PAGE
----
Like much else in contemporary society, the food media are trying to right wrongs in the way they are staffed and what their focus will be in the future. The result has been an admirable number of new appointments with an eye towards diversity. Last June the staffs of Bon Appetit and Epicurious (whose parent company is Condé Nast) co-published “A Long Overdue Apology, and Where Do We Go From Here?” after the resignation of Bon Appetit’s editor-in-chief Adam Rappaport when a “deeply offensive” photo of him “mocking Puerto Ricans” in costume appeared in the news.
“We have been complicit with a culture we don’t agree with and are committed to change,” said the apology. “Our mastheads have been far too white for far too long. As a result, the recipes, stories, and people we’ve highlighted have too often come from a white-centric viewpoint. At times we have treated non-white stories as ‘not newsworthy’ or ‘trendy.’. . . Black staffers have been saddled with contributing racial education to our staffs and appearing in editorial and promotional photo shoots to make our brands seem more diverse. We haven’t properly learned from or taken ownership of our mistakes. But things are going to change.”
Indeed, within two months, Bon Appetit, appointed a black woman, Dawn Davis, as the food publication’s new editor-in-chief, who, as a vice president at Simon & Schuster founded Inkwell Book Club online, celebrating Black authors. Before that, Davis had been the publisher of HarperCollins imprint Amistad Press, “devoted to multicultural voices.”
Many other media, including the New York Times, have scrambled to recruit women, Black and Asian editors and writers in an applaudable attempt to diversify their food staffs, who will increase attention on international foods that might once have been written about by white authors with no connection to the traditions of a country’s food culture. But in their urgency to distance themselves from past errors, some media are adopting highly questionable, politically correct assertions that contend there is only one way to make a particular dish and the only person to write such an article must be verifiably from a particular region where everyone makes that dish a specific way.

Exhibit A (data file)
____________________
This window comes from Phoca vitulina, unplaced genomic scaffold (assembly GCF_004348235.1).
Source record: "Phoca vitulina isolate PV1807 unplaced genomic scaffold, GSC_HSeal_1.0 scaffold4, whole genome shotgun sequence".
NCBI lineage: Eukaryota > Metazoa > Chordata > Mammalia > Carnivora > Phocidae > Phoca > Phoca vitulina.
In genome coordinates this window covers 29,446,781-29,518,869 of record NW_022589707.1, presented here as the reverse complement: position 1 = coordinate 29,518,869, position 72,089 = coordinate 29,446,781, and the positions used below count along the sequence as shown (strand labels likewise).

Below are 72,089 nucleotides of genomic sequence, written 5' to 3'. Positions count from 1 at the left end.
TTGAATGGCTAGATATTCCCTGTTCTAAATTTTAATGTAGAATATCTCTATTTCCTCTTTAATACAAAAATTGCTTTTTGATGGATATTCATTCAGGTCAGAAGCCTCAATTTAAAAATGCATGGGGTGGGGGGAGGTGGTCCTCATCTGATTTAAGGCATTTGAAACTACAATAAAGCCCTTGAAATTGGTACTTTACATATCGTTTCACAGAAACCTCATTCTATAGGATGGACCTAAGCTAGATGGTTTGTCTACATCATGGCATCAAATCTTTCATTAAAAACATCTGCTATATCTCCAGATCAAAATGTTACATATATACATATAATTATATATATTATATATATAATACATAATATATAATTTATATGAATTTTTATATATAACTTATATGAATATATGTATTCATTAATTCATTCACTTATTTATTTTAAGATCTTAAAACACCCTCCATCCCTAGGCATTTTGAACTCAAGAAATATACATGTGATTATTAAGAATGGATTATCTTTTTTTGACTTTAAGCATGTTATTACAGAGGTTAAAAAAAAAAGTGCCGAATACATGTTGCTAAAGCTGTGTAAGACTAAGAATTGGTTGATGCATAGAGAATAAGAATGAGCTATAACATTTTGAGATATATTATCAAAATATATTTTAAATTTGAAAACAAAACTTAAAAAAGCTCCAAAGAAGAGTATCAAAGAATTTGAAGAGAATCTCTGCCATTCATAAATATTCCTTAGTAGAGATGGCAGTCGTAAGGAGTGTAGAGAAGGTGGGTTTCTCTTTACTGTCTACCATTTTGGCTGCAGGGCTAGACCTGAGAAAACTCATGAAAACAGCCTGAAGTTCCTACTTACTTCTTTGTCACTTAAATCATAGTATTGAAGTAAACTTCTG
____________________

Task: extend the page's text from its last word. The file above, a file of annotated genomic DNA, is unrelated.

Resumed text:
Last week, David Tamarkin, the white digital editor of Epicurious, made his own mea culpas “after a lot of consciousness-raising among the editors and staff” by admitting that in the past, “We have purported to make a recipe ‘better’ by making it faster, or swapping in ingredients that were assumed to be more familiar to American palates, or easier to find . We have inferred [sic] (and in some cases outright labeled) ingredients and techniques to be ‘surprising’ or ‘weird.’ And we have published terminology that was widely accepted in food writing at the time, and that we now recognize has always been racist.”
As a result the staff went through a trove of 35,000 recipes from Bon Appetit, Gourmet, House & Garden and Epicurious for offensive words that included “authentic” and “exotic.” Ironically, the highly respected Black Chef Marcus Samuelsson, who was born in Ethiopia but raised in Sweden, was roundly criticized and forced to apologize for publishing a recipe in Bon Appetit for a soup named joumou adapted from his cookbook The Rise: Black Cooks and the Soul of American Food, because the magazine referred to it as a Haitian staple that symbolizes the country’s violent liberation from its French colonizers. Samuelsson’s only crime was that he is not Haitian.
The problem with such re-casting or deletions is that the editors seem completely to misunderstand how food cultures form and evolve and why certain dishes are made certain ways only because of a lack of availability to kitchen tools or other ingredients. After all, ingredients like tomatoes, potatoes, corn, chile peppers, cocoa, pineapple, squash, vanilla and wild rice were native to America and only gradually entered into the food cultures of Europe, Africa and Asia that adapted them in their own ways. Portuguese traders brought the idea of tempura to Japan, while Japanese chef Nobu Matsuhisa created a new form of sushi in Peru. A Hong Kong chef created “Singapore noodles” in the 1950s. Benihana of Tokyo originated in New York. Vietnamese banh mi sandwiches are “correctly” made with French baguettes, brought to what was then Indo-China in the 1860s. Hawaiians introduced to SPAM during World War II now claim it as their state food, and Austrian and Italians still argue about which came first, Wienerschnitzel or vitello alla Milanese.
Is the bagel an Eastern European food item or a Jewish-American one? And, further, are the quickly disappearing, firmer, denser bagels of a century ago in New York—once called “belly bombs”— the only ones Epicurious would consider giving a recipe for, despite bagels evolving into a lighter, moister variety that most people enjoy everywhere? And what of the variants made by traditional Jewish bakers in Montreal that are quite different from New York bagels? (So, too, is Jewish-American smoked salmon unknown to Jewish people in Europe.)